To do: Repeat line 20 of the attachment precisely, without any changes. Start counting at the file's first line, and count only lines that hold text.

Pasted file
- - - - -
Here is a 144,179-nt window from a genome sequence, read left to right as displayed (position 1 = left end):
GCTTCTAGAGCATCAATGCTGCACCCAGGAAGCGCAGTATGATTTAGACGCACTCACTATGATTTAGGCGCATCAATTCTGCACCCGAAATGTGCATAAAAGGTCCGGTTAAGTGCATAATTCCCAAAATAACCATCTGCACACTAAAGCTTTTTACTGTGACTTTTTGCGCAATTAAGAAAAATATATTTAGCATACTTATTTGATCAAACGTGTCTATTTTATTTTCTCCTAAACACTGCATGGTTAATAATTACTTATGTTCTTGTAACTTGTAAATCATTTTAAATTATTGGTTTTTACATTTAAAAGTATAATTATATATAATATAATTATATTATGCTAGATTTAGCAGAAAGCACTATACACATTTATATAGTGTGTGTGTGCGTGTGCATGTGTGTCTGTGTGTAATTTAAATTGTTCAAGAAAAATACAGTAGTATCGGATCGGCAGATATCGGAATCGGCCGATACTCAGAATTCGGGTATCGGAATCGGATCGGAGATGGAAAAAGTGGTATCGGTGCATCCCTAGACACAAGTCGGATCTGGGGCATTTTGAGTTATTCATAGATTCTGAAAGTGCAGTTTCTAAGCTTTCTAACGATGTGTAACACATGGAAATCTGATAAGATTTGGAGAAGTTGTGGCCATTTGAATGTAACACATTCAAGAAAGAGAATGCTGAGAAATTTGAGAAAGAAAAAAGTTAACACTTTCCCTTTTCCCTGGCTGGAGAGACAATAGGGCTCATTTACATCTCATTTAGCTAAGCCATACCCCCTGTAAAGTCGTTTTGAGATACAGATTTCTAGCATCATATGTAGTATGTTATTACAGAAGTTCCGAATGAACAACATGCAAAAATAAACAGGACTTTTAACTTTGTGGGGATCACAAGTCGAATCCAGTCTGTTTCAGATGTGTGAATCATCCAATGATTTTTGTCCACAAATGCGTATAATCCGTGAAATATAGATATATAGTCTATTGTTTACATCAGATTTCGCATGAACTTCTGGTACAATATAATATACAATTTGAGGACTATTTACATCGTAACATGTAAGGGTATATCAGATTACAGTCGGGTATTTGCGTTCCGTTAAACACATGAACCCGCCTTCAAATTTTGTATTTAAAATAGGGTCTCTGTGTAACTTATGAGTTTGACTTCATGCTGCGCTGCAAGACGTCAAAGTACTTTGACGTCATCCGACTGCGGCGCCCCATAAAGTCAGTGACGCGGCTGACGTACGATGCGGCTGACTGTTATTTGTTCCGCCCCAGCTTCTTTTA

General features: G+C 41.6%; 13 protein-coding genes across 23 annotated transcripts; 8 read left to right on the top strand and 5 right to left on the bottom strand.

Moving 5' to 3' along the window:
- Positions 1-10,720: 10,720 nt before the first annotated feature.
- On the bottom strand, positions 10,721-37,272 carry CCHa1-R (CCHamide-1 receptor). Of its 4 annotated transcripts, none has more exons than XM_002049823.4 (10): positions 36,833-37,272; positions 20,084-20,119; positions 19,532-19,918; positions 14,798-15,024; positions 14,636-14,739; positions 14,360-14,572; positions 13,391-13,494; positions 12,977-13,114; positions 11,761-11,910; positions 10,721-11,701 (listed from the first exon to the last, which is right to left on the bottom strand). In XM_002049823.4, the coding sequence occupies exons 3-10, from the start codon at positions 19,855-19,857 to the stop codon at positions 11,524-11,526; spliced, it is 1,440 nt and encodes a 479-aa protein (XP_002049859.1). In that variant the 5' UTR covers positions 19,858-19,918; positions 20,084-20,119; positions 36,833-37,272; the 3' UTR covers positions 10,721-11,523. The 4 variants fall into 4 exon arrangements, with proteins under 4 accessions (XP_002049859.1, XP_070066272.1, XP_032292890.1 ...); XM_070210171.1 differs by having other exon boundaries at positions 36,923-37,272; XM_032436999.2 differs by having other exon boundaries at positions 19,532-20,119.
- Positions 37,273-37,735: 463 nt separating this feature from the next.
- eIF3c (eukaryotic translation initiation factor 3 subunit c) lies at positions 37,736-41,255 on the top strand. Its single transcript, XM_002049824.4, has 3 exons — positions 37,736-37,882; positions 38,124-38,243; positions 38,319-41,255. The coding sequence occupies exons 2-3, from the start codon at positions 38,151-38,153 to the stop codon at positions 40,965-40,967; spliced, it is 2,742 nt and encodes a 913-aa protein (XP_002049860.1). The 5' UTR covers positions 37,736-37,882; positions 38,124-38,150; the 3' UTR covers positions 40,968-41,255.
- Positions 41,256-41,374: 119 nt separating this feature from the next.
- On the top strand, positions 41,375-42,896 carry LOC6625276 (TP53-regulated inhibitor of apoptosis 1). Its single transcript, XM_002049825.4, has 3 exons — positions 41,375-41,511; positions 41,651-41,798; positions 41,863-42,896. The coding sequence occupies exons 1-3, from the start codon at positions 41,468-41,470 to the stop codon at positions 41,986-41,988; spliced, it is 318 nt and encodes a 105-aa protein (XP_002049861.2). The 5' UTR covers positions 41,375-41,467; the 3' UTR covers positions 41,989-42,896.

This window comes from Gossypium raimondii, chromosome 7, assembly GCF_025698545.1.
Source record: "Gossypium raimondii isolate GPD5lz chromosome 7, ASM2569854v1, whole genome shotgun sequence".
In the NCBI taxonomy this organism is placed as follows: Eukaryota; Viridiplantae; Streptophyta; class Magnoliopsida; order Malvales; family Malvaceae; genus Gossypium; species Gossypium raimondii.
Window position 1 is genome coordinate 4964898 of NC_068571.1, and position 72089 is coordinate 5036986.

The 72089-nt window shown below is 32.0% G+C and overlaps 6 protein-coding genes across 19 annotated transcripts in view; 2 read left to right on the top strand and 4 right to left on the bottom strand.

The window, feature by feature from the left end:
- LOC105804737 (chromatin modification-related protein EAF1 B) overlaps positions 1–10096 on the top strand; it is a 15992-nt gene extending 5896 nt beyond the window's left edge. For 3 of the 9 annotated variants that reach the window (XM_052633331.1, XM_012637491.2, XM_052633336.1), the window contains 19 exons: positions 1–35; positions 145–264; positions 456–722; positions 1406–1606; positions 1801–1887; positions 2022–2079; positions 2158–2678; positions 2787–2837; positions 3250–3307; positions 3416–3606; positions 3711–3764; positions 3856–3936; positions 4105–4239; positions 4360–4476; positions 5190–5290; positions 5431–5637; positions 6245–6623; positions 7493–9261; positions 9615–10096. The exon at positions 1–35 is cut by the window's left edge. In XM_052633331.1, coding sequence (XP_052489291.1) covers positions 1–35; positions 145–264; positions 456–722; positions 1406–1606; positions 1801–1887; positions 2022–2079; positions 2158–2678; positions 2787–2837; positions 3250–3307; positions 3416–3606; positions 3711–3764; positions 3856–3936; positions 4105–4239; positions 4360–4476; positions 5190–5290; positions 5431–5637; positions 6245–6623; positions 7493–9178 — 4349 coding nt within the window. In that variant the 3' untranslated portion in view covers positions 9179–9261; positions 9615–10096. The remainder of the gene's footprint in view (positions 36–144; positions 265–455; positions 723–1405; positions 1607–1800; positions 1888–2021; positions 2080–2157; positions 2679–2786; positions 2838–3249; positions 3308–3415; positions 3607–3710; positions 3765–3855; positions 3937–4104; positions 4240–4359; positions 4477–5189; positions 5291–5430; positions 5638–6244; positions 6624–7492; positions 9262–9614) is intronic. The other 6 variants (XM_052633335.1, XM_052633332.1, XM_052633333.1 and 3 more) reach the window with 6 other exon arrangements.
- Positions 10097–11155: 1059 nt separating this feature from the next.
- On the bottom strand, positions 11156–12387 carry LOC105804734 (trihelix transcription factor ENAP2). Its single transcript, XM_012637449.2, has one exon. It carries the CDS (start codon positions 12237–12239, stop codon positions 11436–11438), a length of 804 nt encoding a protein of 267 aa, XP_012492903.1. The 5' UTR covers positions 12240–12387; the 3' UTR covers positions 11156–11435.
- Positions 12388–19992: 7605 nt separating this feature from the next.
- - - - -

- Positions 12388–19992: 7605 nt separating this feature from the next.